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Meddling with poems
I read, or heard, recently, I can’t remember where, that in John Donne’s day (1571 to 1632, to be precise) readers would often make edits to friends’ and colleagues’ poems in the process of copying them out into their own private anthologies.
The whole idea of changing someone else’s poem without them knowing about it would bring some poets out in hives. It doesn’t seem so strange to me, at least not in those circumstances. One of the myths about poetry is that every word matters. They do. But it doesn’t mean they can’t be swapped around.
In theory, anyway. With a lot of modern poems this kind of collaboration would be far harder. Sometimes it feels like poets are involved in an unspoken competition to write in the most individual, idiosyncratic, and therefore un-editable, voice imaginable. If you factor in the personal content of a lot of contemporary poetry, however it’s written, you can see why the idea of altering a word or phrase would feel invasive - like meddling with someone’s soul.
The poem you can meddle with, meanwhile, will likely be written in a way that someone else might say it better - which usually means it will have something in common with everyday speech.
I don’t mean to say that these poems are more worthwhile than the others - I like a lot of idiosyncratic poets (though sometimes a strong voice is like a spell - it wears off). The best poets tread a line between their own voice and langage as a shared entity - and besides ‘everyday speech’ means different things for different people. But I do think that there is a lot of pressure out there to sound, as the blurbs put it, unique - and that poets are much better at complaining about market forces than they are at recognising them in the wild.
Moving on. Sort of. This week I’ve been reading Jonathan Davidson’s very good book On Poetry which among other things is very, very good (insert more verys here) on the importance of making space for poetry to be heard - whether it’s Ted Hughes on vinyl, nursery rhymes in the kitchen or on stage.
I’ve also been listening to Alice Oswald’s brilliant (as in, literally sparkling) Oxford Poetry Lectures, which focus on poetry as a spoken art (she also has a lot of interesting things to say about similes). Oswald is an astonishing performer – I have never heard her in person but the lectures are akin to extended readings. I don’t mean performing as in acting – you can’t act a poem, though people try.
Oswald is not a performance poet, either. Rather, as Davidson puts it, she releases the poems: “The poets I like, really like rather than just admire, do this, they release their poems. They do not present themselves or their histories or their joys and disciplines, they do not set out their stall or display their garish feathers. They simply place the sounds into the silence.” Davidson is not talking about Oswald, only poets in general (and Ted Hughes). But Oswald is a releaser.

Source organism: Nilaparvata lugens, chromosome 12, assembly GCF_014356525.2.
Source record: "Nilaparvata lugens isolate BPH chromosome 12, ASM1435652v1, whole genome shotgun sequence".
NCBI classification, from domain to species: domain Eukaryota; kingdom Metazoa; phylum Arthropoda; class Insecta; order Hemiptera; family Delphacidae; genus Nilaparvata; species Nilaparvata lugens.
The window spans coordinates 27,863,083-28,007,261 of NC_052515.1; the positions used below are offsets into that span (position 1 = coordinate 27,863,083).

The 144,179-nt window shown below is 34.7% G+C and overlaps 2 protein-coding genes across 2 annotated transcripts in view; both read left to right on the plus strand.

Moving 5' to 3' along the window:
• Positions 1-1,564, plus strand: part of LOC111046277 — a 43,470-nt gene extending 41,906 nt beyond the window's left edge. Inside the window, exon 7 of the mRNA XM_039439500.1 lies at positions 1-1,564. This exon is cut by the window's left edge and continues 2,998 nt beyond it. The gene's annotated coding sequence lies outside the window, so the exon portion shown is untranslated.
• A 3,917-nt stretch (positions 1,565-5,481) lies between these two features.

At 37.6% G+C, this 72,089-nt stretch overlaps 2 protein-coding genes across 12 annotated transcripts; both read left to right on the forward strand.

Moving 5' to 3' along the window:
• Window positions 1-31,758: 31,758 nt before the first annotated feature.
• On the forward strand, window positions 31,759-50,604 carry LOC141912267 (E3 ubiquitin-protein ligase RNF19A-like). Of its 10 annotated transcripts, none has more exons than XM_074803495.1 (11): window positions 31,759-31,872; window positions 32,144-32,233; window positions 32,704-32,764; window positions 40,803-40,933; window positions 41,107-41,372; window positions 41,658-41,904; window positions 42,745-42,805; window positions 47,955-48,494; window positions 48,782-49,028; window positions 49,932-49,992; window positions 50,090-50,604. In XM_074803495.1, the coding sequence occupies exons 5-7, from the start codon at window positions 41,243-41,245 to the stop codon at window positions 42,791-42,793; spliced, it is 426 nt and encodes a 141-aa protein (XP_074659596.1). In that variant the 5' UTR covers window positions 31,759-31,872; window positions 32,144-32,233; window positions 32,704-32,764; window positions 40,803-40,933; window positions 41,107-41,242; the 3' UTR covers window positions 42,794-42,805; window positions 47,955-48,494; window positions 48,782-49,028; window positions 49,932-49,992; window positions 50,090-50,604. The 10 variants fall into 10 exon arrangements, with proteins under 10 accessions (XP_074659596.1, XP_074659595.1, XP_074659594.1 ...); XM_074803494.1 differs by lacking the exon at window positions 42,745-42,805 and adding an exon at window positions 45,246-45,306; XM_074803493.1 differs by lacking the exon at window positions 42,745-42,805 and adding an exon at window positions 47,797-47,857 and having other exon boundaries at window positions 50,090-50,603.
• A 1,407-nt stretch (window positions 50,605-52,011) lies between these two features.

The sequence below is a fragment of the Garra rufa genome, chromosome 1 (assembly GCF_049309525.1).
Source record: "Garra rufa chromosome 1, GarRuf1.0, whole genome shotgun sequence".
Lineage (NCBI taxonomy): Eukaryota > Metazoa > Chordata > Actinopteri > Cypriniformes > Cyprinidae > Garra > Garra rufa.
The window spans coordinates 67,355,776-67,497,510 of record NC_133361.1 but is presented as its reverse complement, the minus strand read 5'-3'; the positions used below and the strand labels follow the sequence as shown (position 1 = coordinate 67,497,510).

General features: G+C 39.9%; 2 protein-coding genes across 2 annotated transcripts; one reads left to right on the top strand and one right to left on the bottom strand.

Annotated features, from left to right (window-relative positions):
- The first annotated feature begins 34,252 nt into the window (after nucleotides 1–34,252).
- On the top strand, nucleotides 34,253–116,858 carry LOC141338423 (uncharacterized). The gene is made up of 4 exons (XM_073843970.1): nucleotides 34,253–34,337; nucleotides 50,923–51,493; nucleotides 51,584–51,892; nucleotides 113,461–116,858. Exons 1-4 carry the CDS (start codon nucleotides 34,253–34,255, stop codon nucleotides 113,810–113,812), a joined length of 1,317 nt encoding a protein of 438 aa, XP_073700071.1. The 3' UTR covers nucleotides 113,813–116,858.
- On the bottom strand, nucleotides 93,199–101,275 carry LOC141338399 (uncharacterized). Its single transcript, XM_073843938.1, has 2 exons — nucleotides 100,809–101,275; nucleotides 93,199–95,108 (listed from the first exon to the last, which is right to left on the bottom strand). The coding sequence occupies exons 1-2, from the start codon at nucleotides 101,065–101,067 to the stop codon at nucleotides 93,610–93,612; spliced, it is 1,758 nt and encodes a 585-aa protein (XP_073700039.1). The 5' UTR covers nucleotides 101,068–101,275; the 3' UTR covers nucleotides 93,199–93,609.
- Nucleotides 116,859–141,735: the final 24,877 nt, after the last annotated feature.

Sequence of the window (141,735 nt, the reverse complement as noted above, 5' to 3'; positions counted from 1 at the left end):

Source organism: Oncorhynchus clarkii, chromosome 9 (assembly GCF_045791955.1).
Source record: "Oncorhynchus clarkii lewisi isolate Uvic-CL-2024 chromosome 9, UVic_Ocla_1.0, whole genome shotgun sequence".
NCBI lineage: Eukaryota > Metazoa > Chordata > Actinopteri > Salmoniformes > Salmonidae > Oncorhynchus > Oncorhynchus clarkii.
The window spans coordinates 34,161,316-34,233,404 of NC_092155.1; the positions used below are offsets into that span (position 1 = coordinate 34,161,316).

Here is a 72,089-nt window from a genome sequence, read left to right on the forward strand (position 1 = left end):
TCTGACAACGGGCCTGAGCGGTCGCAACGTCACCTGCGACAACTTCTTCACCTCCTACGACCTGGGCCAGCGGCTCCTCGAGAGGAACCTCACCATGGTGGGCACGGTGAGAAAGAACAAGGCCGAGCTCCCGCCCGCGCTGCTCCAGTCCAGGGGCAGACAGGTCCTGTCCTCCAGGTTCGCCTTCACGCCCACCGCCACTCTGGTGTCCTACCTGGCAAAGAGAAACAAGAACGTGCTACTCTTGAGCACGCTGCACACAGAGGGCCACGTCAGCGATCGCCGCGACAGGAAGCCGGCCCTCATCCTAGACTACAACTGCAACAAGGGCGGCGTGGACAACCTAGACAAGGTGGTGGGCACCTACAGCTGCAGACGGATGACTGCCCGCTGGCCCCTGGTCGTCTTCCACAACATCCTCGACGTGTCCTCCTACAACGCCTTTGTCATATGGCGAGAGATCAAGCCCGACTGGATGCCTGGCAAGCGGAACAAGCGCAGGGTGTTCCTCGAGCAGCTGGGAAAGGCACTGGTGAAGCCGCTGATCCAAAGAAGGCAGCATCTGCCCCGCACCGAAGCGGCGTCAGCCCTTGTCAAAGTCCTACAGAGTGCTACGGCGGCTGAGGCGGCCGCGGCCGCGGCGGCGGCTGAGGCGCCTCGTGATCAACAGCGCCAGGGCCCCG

In her first lecture, Oswald makes a point of not showing the audience the texts she is quoting. Instead, she speaks each passage twice - releases the words into the room. These passages are often from Homer – Oswald is always thinking about him and the wandering bards who performed poems like the Iliad and the Odyssey. One of the most striking things about her poetry is the way, over the years, she has combined this immersion in a poet as impersonal as Homer with her own very distinct (idiosyncratic, even) phrasing and vocabulary.
In Memorial, for instance, Oswald’s stripped down version of the Iliad, she isolates Homer’s images and then transforms them into austere - yet clearly Oswaldian - phrases, each repeated the same way as in the lecture:
Like when a mother is rushing And a little girl clings to her clothes Wants help wants arms Won't let her walk Like staring up at that tower of adulthood Wanting to be light again Wanting this whole problem of living to be lifted And carried on a hip Like when a mother is rushing And a little girl clings to her clothes Wants help wants arms Won't let her walk Like staring up at that tower of adulthood Wanting to be light again Wanting this whole problem of living to be lifted And carried on a hip
The effect of the repetition is like making an impression in a wall before bringing in the drill, or (because Oswald’s world is a watery world) the first rush of water which carves the way for a stream. The first reading makes space in the world for the second – for the poetry – to flow through.
While we’re here
I almost shared one of my own poems here but thought better of it. I would like to start sharing other people’s, though - with their permission - like the ever-generous Mat Riches does (Mat has a book out soon, by the way). I promise not to edit them without the author’s knowledge.
Don Paterson reports in a recent Poetry Review that some poetry editors now don’t edit books as a matter of principle. This strikes me as mad, but also the inevitable extension of a certain way of thinking. Also, at a complete tangent, here is a very disturbing Dannie Abse poem about interfering with souls.